• Pundit Christopher Hitchens picks a fight in book, 'God is Not Great'
    BY BRUCE DeSILVA The Associated Press | April 25,2007
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    Christopher Hitchens is an essayist and pundit who loves a good fight and is never afraid to pick on someone his own size; but this time he's outdone himself. He's picked on God.

    The title of his new book, "God Is Not Great," (Warner Twelve, 294 pages, $24.99) is an intentionally inflammatory twist on "Allah Akbar." Indeed, he lambasts Islam as "not much more than a rather obvious and ill-arranged set of plagiarisms" from Judaism and Christianity.

    But Hitchens is an equal opportunity atheist. His reviles all religions and scorns anyone foolish enough to accept any idea on faith.

    A spate of atheist screeds has arrived in the bookstores lately, but Hitchens' may be the best since Bertrand Russell's "Why I Am Not a Christian" (1927), laying out the essential arguments with force and precision.

    He makes his case in the elegant yet biting prose we have come to expect from him. His style is erudite (he cites Richard Dawkins, Shakespeare, George Eliot, Blaise Pascal, C.S. Lewis and Thomas Aquinas in a span of three pages) yet manages to be accessible to the casual reader. He is at once funny and mean spirited, sniffing at the absurdity of the Bible's "minor miracles" and dismissing as buffoons all who would disagree.

    Hitchens is the reincarnation of H.L. Mencken, the penultimate social critic of the first half of the 20th century, who used words like gunshots and considered most Americans "boobs." Of course, reincarnation is another notion that could induce paroxysms in both of them.

    Hitchens' quarrel with God is too complex to invite summary, but it can be fairly said that he considers religion just plain childish.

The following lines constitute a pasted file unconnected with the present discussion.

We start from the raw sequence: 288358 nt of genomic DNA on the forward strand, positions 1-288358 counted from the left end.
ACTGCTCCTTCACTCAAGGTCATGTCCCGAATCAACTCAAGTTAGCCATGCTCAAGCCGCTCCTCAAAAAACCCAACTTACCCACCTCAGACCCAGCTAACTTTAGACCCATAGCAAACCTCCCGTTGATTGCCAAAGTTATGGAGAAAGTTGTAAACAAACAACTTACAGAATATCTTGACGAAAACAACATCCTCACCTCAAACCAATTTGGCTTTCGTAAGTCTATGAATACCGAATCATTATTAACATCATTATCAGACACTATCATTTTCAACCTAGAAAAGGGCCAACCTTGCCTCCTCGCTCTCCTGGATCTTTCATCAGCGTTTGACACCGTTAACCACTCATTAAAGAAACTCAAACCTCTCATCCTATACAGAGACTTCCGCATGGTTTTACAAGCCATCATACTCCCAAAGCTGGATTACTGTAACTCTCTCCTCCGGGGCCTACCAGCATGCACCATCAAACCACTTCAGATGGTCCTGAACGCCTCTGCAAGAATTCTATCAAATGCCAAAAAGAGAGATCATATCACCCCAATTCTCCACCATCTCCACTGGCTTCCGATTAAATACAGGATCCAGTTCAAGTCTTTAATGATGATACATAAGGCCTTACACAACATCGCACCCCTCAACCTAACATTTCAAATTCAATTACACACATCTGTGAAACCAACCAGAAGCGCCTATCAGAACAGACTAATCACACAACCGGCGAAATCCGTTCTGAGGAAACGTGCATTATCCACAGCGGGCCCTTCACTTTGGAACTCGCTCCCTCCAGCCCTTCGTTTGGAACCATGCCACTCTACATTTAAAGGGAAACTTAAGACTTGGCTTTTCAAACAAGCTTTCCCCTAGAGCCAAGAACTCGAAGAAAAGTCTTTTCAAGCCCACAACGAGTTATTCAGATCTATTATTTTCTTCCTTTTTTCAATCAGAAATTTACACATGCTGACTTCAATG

"It comes from the bawling and fearful infancy of our species," he writes, "and it is a babyish attempt to meet our inescapable demand for knowledge as well as comfort, reassurance, and other infantile needs. Today, the least educated of my children knows much much more about the natural order than any of the founders of religion."

    But Hitchens is not satisfied to merely refute religion. He must also demonize it as "an enemy of science and inquiry," as "subsisting largely on lies and fears," and as "the accomplice of ignorance and guilt as well as of slavery, genocide, racism and tyranny." Hence the book's subtitle, "How Religion Poison's Everything."

    And he does mean everything. As he would have it, religion foments hate and war. It justifies the torture and murder of "heretics" and "infidels." It represses healthy human sexuality. By discouraging contraception and encouraging reliance on prayer instead of medicine, it is even bad for your health.

    This is, of course, a familiar augment. Hitchens has nothing new to say, although it must be acknowledged that he says it exceptionally well.

    But what is the point of writing such a book? Surely, it will change no minds. Surely, with a title like this, it will not be read by anyone who does not already agree with it.

    Hitchens is, if he will forgive the religious reference, preaching to the choir.
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